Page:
Meltbox

Google Wave

personal communication and collaboration tool
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since 2009 in USA
Google Wave is designed as a new Internet communications platform. It is written in Java using OpenJDK and its web interface uses the Google Web Toolkit. Google Wave works like previous messaging systems such as email and Usenet, but instead of sending a message along with its entire thread of previous messages, or requiring all responses to be stored in each user's inbox for context, message documents (referred to as waves) that contain complete threads of multimedia messages (blips) are perpetually stored on a central server. Waves are shared with collaborators who can be added to or removed from the wave at any point during a wave's existence.

Waves, described by Google as "equal parts conversation and document", are hosted XML documents that allow seamless and low latency concurrent modifications. Any participant of a wave can reply anywhere within the message, edit any part of the wave, and add participants at any point in the process. Each edit/reply is a blip and users can reply to individual blips within waves. Recipients are notified of changes/replies in all waves in which they are active and, upon opening a wave, may review those changes in chronological order. In addition, waves are live. All replies/edits are visible in real-time, letter by letter, as they are typed by the other collaborators. Multiple participants may edit a single wave simultaneously in Google Wave. Thus, waves can function not only as e-mails and threaded conversations but also as an instant messaging service when many participants are online at the same time. A wave may repeatedly shift roles between e-mail and instant messaging depending on the number of users editing it concurrently. The ability to show messages as they are typed can be disabled, similar to conventional instant messaging.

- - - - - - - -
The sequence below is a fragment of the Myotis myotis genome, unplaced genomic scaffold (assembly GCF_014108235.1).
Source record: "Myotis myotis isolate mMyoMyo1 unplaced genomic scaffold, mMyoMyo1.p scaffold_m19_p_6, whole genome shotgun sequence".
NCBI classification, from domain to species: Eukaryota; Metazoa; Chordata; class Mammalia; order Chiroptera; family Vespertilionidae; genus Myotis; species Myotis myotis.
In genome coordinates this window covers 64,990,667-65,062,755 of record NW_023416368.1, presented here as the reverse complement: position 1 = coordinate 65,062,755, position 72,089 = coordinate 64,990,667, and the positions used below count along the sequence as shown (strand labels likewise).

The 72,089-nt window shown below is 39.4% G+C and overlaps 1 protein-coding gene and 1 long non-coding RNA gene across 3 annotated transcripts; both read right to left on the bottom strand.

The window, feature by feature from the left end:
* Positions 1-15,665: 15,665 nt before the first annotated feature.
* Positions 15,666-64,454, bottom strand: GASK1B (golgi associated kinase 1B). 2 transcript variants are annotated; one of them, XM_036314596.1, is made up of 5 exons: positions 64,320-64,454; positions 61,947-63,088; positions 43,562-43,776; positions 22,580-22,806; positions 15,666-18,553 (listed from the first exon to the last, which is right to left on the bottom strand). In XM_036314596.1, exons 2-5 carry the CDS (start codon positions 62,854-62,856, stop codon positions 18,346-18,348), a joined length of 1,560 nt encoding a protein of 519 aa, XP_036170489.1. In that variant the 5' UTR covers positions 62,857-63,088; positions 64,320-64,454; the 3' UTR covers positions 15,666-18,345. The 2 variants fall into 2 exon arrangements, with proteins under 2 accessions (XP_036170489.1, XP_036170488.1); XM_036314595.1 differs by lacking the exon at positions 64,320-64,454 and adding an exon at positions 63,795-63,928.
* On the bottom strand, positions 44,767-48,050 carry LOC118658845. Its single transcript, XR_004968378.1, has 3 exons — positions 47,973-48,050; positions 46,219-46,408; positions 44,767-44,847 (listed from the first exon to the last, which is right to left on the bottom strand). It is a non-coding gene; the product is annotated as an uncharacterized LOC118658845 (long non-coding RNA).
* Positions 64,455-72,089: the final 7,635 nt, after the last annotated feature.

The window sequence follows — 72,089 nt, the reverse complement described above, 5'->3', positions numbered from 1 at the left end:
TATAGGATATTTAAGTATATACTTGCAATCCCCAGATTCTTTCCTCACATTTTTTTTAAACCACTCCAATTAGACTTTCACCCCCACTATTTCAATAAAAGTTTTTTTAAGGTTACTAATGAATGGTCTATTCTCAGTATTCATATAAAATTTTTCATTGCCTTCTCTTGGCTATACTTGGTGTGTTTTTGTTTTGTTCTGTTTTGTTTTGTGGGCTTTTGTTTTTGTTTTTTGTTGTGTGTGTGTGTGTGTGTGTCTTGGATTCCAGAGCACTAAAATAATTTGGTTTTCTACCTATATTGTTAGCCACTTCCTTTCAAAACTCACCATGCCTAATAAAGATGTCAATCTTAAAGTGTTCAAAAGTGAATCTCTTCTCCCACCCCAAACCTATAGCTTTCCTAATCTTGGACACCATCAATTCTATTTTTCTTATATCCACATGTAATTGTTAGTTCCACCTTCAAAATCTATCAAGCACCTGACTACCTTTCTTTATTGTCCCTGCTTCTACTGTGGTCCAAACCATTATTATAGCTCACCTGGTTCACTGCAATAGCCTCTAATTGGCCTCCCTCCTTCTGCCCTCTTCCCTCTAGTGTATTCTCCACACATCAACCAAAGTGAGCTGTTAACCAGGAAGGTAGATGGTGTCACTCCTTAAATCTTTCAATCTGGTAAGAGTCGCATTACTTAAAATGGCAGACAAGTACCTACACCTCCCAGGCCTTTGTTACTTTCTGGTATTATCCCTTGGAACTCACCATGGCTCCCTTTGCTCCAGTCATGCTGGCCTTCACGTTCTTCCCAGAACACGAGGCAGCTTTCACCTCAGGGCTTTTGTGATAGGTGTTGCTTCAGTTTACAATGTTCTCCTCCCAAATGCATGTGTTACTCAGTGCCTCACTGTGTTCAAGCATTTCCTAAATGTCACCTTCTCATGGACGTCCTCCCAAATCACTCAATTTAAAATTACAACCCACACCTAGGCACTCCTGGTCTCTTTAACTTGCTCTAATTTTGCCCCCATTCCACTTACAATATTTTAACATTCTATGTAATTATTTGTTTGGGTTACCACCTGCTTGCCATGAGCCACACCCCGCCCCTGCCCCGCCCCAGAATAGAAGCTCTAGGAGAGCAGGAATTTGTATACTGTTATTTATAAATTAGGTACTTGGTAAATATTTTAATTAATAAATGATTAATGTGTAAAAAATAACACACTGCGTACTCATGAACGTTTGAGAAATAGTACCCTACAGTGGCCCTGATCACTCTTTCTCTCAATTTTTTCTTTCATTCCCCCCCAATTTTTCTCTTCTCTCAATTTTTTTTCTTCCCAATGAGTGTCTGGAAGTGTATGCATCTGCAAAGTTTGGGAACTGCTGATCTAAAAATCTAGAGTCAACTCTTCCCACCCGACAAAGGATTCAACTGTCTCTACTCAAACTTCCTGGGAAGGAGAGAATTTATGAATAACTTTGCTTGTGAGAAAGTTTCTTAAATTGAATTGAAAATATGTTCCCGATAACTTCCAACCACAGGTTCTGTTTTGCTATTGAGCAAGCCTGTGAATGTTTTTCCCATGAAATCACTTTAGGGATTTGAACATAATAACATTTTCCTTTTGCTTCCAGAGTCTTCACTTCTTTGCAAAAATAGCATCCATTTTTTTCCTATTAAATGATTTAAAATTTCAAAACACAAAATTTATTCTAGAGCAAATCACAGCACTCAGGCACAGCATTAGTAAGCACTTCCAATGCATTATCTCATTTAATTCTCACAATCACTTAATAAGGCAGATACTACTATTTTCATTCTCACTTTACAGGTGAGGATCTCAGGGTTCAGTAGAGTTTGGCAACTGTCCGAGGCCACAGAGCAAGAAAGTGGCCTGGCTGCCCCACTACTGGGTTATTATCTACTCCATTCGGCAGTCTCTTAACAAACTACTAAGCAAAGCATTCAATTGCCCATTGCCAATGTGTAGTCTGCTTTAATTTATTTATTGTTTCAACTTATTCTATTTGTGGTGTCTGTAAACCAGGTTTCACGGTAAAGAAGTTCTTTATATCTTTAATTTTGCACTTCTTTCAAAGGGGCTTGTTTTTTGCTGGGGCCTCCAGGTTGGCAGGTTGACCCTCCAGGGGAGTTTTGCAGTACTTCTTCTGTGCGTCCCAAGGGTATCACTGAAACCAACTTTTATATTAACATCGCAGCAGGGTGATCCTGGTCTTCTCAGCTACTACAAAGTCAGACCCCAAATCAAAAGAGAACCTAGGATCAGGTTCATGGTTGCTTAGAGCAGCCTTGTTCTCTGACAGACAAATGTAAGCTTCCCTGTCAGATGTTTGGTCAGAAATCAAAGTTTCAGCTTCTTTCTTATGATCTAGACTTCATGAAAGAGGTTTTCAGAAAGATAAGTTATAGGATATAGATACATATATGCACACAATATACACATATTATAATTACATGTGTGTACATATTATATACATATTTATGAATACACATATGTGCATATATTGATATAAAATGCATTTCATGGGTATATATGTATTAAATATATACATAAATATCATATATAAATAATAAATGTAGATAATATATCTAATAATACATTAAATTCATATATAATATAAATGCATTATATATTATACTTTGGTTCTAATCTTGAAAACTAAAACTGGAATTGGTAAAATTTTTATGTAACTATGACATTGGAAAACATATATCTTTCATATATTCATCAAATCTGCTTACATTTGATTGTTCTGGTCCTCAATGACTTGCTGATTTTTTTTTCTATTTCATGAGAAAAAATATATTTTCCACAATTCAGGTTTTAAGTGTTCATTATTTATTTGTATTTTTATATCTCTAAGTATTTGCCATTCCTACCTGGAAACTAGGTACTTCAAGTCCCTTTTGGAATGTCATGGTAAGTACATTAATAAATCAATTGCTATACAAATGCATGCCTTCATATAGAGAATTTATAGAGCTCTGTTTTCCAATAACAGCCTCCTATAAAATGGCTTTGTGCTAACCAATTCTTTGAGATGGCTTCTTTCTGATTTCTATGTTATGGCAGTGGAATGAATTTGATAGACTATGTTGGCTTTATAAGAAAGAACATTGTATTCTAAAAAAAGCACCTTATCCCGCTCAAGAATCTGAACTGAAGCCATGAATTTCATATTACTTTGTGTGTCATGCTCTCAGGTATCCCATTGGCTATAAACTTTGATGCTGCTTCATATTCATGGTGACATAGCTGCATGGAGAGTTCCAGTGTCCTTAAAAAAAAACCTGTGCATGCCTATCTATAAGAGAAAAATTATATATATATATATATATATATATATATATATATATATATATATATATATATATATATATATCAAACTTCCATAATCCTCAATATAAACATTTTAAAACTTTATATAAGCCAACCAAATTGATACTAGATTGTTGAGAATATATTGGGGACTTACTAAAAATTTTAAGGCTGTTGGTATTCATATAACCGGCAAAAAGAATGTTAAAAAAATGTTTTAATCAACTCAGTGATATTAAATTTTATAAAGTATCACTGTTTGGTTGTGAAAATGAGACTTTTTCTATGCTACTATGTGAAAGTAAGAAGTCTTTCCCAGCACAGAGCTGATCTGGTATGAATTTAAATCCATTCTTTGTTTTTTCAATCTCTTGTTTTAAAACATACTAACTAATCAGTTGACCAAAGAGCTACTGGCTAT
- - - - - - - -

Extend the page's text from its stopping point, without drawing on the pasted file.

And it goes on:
The ability to modify a wave at any location lets users create collaborative documents, edited in a manner akin to wikis. Waves can easily link to other waves. It is in many respects a more advanced forum.

The history of each wave is stored within it. Collaborators may use a playback feature in Google Wave to observe the order in which a wave was edited, blips that were added, and who was responsible for what in the wave. The history may also be searched by a user to view and/or modify specific changes, such as specific kinds of changes or messages from a single user.

As of November, 2009, Google Wave is still in active development and is expected to remain in development until later in 2009. It was launched to about 100,000 users on September 30, 2009. Google Wave access can be requested. Developers have been given access to Wave proper, and all wave users invited by Google can nominate up to 20 others.

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Links

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Alexa: http://www.alexa.com/siteinfo/google.com
Quantcast: http://www.quantcast.com/google.com
AboutUs: http://www.aboutus.org/google.com
DomainTool: http://whois.domaintools.com/google.com

Stats

Some interesting data about Google Wave.

Users
2

Active users

2

Total users

100%

Active rate

This data is only in Meltbox
Rating
Service Usability Future Stability Pricing Support
10.0 6.0 10.0 8.0 - -
10:Best,5:soso,1:worst.
Compete

Fans

People who use Google Wave.

buzz

marked as star / rated as -
SHIVA

Great service but difficult to find ways

marked as star / rated as 8.5